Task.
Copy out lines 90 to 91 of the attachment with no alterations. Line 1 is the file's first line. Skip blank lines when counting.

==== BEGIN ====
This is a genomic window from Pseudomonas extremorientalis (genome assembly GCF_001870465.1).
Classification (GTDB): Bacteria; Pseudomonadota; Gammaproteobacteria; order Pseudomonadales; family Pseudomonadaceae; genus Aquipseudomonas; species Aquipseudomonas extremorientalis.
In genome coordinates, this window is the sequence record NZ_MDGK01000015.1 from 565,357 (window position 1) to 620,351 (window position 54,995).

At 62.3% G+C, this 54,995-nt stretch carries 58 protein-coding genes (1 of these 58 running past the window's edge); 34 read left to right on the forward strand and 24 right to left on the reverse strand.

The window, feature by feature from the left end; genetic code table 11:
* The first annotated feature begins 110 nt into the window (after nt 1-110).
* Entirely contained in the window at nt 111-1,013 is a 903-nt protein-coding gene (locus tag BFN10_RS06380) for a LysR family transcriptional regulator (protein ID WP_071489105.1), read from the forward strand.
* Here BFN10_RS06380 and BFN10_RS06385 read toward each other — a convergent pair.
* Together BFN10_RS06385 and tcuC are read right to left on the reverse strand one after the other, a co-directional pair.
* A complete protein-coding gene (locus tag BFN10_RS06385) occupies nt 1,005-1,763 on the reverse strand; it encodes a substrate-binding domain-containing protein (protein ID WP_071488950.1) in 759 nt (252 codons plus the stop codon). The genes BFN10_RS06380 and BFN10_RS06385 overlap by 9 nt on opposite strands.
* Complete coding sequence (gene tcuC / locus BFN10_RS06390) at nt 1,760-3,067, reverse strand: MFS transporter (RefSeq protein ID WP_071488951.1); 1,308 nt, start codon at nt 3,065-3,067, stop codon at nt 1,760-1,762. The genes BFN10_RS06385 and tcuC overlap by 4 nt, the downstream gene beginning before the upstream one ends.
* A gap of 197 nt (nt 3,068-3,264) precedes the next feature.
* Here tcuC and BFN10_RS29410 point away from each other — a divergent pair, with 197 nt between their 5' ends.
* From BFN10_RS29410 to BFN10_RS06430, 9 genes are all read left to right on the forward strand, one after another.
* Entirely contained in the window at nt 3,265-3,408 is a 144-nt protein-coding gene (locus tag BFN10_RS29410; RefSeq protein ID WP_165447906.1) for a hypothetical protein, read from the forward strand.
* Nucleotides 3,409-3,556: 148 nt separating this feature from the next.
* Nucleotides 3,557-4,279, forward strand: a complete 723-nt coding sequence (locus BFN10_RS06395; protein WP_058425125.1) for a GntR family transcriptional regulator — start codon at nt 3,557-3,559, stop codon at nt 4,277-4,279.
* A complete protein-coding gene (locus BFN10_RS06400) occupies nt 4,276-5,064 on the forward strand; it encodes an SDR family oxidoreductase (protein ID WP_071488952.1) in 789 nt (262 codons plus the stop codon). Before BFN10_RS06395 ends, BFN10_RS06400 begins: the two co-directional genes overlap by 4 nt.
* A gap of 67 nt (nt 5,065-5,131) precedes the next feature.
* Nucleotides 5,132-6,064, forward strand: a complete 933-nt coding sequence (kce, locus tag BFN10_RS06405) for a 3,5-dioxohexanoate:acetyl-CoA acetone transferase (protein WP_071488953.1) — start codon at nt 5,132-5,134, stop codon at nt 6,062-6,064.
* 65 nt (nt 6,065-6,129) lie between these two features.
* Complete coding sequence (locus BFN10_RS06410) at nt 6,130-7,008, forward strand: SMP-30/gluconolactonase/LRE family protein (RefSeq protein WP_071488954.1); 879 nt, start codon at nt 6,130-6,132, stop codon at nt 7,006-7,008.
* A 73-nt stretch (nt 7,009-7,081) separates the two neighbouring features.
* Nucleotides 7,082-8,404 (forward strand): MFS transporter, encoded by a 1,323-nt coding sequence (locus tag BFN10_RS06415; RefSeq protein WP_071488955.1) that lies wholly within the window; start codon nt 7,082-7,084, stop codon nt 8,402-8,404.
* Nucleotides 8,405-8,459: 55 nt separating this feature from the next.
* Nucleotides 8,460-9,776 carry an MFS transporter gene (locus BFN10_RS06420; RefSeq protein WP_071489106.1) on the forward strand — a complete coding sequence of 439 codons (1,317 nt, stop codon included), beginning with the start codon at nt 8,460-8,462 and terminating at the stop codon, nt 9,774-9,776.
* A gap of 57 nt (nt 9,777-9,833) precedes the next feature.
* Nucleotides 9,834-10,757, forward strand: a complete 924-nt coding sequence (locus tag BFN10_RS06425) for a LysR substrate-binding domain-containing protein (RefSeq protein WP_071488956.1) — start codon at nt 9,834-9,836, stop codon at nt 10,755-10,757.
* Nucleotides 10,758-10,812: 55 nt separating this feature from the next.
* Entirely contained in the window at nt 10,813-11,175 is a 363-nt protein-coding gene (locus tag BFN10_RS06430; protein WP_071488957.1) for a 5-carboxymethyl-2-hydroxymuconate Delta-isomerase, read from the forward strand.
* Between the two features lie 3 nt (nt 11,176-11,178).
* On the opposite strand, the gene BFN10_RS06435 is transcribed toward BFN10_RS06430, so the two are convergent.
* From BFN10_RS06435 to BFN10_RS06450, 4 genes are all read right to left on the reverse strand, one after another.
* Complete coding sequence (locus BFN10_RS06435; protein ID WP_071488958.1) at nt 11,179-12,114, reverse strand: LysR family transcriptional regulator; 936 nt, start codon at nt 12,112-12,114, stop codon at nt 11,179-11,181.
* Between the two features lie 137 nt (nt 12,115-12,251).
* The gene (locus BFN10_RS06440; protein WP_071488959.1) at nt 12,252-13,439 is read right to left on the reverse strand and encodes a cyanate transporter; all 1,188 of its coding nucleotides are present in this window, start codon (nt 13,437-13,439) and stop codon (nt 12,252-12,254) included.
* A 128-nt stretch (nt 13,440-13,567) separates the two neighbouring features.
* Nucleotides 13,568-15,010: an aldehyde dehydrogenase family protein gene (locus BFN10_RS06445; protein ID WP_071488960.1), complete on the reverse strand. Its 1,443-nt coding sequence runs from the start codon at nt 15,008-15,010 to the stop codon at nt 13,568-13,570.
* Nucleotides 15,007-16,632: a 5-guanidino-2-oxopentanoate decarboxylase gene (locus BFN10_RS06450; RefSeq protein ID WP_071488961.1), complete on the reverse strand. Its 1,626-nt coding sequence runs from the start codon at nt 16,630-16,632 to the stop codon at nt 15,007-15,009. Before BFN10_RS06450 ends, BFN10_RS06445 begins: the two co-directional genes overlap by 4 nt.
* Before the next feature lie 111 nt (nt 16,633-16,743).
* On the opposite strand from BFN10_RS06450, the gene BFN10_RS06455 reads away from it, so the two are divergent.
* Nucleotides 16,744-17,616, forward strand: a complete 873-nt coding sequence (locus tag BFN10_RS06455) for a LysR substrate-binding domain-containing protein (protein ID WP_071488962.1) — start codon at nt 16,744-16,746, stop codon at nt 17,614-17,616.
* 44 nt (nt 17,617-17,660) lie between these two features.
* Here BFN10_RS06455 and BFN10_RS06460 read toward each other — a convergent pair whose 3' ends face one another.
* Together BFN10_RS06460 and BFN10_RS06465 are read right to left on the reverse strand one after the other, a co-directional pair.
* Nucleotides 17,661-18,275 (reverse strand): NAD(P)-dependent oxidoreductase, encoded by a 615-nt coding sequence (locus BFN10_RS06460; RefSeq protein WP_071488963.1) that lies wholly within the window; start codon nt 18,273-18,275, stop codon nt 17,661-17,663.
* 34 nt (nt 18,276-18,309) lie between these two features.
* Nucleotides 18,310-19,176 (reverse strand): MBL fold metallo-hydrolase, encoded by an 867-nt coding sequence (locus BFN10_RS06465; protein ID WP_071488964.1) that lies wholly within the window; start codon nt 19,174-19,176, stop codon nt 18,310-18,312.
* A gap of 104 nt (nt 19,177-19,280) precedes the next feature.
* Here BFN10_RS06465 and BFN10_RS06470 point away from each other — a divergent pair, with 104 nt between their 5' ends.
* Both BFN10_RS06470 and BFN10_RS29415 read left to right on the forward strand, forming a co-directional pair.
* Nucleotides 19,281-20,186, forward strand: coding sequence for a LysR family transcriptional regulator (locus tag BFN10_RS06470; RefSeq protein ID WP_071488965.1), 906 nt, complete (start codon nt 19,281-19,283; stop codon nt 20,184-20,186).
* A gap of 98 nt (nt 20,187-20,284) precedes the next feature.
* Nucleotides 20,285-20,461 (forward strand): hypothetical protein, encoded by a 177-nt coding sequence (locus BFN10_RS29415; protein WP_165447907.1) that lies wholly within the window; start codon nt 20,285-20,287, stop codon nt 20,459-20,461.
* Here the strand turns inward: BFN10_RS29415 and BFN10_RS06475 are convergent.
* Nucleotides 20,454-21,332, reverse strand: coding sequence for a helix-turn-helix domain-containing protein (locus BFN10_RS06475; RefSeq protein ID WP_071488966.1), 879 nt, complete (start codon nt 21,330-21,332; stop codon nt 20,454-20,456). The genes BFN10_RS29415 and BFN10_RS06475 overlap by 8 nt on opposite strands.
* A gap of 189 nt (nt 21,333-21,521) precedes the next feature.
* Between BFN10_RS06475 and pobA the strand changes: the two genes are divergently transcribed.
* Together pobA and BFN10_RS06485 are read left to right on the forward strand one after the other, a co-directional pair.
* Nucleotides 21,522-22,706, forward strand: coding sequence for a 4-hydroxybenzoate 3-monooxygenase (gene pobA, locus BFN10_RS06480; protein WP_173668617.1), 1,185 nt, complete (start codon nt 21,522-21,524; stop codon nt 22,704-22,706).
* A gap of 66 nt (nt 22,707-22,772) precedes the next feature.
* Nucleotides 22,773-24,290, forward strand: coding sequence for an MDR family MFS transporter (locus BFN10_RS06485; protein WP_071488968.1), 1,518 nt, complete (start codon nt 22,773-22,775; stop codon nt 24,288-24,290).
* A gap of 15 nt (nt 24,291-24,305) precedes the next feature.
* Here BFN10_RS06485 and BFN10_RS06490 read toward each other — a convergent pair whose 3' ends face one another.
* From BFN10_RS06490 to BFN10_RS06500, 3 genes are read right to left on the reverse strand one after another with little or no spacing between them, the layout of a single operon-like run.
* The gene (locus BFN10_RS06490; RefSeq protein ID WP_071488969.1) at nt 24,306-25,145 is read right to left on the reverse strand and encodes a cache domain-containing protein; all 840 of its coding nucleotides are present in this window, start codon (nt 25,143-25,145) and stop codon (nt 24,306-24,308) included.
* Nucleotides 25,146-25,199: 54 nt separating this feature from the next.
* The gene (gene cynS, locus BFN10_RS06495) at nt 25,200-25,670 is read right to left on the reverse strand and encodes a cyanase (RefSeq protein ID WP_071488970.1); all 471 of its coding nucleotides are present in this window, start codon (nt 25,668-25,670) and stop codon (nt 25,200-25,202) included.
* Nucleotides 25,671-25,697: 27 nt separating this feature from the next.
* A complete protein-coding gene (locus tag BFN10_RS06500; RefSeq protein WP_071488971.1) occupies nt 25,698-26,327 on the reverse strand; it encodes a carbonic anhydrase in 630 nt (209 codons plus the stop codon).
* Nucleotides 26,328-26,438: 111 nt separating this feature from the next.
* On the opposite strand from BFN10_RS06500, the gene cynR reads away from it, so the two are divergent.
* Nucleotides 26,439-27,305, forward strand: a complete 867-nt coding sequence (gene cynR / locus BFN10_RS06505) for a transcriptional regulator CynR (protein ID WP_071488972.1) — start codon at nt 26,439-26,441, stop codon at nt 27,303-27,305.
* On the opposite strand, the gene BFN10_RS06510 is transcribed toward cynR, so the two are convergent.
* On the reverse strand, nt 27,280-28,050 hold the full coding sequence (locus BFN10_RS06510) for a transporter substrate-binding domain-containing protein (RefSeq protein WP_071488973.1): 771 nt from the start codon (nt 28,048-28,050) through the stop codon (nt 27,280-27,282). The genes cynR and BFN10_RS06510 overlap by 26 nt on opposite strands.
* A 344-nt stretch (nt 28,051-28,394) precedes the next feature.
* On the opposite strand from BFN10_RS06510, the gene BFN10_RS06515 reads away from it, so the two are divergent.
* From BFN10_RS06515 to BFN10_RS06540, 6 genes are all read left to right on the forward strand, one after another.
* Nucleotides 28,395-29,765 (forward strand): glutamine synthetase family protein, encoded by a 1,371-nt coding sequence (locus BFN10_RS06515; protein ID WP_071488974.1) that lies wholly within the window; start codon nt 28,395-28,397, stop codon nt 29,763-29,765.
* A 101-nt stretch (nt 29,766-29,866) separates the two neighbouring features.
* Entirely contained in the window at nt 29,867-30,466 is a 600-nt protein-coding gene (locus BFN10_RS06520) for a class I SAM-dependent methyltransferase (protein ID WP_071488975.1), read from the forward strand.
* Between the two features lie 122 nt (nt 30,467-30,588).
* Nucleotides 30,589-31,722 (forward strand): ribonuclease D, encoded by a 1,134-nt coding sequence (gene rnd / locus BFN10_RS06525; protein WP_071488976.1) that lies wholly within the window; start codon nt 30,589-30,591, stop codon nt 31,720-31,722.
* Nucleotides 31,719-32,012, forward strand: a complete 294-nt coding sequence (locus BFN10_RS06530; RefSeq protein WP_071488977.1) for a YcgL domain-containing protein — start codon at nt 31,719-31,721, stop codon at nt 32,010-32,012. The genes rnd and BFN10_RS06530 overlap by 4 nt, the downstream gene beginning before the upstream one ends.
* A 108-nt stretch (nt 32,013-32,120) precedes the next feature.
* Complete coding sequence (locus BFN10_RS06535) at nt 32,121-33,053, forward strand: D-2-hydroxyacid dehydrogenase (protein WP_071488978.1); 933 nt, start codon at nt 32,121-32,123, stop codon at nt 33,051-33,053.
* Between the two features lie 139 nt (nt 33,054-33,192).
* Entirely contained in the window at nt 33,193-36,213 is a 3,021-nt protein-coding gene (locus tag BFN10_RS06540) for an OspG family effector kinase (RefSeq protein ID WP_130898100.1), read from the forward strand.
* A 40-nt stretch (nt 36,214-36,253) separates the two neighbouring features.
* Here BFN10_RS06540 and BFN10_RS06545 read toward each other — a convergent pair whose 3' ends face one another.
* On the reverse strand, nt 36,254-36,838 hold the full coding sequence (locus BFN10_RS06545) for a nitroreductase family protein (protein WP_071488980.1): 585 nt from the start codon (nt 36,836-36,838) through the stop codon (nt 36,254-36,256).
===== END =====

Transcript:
* Here BFN10_RS06540 and BFN10_RS06545 read toward each other — a convergent pair whose 3' ends face one another.
* On the reverse strand, nt 36,254-36,838 hold the full coding sequence (locus BFN10_RS06545) for a nitroreductase family protein (protein WP_071488980.1): 585 nt from the start codon (nt 36,836-36,838) through the stop codon (nt 36,254-36,256).